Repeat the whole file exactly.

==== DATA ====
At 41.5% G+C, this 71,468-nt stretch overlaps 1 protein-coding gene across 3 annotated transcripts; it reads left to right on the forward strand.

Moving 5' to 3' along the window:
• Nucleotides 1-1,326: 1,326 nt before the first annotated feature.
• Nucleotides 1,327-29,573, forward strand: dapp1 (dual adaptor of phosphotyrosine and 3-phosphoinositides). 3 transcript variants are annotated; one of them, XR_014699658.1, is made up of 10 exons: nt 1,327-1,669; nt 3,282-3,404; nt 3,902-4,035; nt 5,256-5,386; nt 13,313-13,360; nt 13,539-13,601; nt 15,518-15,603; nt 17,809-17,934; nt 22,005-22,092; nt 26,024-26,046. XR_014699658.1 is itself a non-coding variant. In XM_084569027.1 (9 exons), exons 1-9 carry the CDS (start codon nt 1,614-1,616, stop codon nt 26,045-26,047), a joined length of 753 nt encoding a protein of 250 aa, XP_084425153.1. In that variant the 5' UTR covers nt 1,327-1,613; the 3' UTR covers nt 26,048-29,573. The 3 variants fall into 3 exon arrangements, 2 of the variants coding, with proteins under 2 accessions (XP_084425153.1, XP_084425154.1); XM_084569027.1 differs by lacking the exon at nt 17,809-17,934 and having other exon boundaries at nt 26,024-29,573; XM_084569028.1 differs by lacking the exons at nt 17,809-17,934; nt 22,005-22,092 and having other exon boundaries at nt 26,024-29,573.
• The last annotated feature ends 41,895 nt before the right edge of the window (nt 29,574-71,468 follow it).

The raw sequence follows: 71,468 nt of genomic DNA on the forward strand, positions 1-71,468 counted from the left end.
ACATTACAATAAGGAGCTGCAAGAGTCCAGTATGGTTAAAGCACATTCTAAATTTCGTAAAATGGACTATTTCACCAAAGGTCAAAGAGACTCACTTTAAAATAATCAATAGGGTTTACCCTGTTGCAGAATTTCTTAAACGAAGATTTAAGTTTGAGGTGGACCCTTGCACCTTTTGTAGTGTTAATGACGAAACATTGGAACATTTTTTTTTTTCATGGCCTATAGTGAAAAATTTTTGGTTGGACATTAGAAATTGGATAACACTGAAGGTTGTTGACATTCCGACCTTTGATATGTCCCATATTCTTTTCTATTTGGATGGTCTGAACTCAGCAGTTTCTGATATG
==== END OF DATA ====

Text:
At 41.5% G+C, this 71,468-nt stretch overlaps 1 protein-coding gene across 3 annotated transcripts; it reads left to right on the forward strand.

Moving 5' to 3' along the window:
• Nucleotides 1-1,326: 1,326 nt before the first annotated feature.
• Nucleotides 1,327-29,573, forward strand: dapp1 (dual adaptor of phosphotyrosine and 3-phosphoinositides). 3 transcript variants are annotated; one of them, XR_014699658.1, is made up of 10 exons: nt 1,327-1,669; nt 3,282-3,404; nt 3,902-4,035; nt 5,256-5,386; nt 13,313-13,360; nt 13,539-13,601; nt 15,518-15,603; nt 17,809-17,934; nt 22,005-22,092; nt 26,024-26,046. XR_014699658.1 is itself a non-coding variant. In XM_084569027.1 (9 exons), exons 1-9 carry the CDS (start codon nt 1,614-1,616, stop codon nt 26,045-26,047), a joined length of 753 nt encoding a protein of 250 aa, XP_084425153.1. In that variant the 5' UTR covers nt 1,327-1,613; the 3' UTR covers nt 26,048-29,573. The 3 variants fall into 3 exon arrangements, 2 of the variants coding, with proteins under 2 accessions (XP_084425153.1, XP_084425154.1); XM_084569027.1 differs by lacking the exon at nt 17,809-17,934 and having other exon boundaries at nt 26,024-29,573; XM_084569028.1 differs by lacking the exons at nt 17,809-17,934; nt 22,005-22,092 and having other exon boundaries at nt 26,024-29,573.
• The last annotated feature ends 41,895 nt before the right edge of the window (nt 29,574-71,468 follow it).

The raw sequence follows: 71,468 nt of genomic DNA on the forward strand, positions 1-71,468 counted from the left end.
ACATTACAATAAGGAGCTGCAAGAGTCCAGTATGGTTAAAGCACATTCTAAATTTCGTAAAATGGACTATTTCACCAAAGGTCAAAGAGACTCACTTTAAAATAATCAATAGGGTTTACCCTGTTGCAGAATTTCTTAAACGAAGATTTAAGTTTGAGGTGGACCCTTGCACCTTTTGTAGTGTTAATGACGAAACATTGGAACATTTTTTTTTTTCATGGCCTATAGTGAAAAATTTTTGGTTGGACATTAGAAATTGGATAACACTGAAGGTTGTTGACATTCCGACCTTTGATATGTCCCATATTCTTTTCTATTTGGATGGTCTGAACTCAGCAGTTTCTGATATG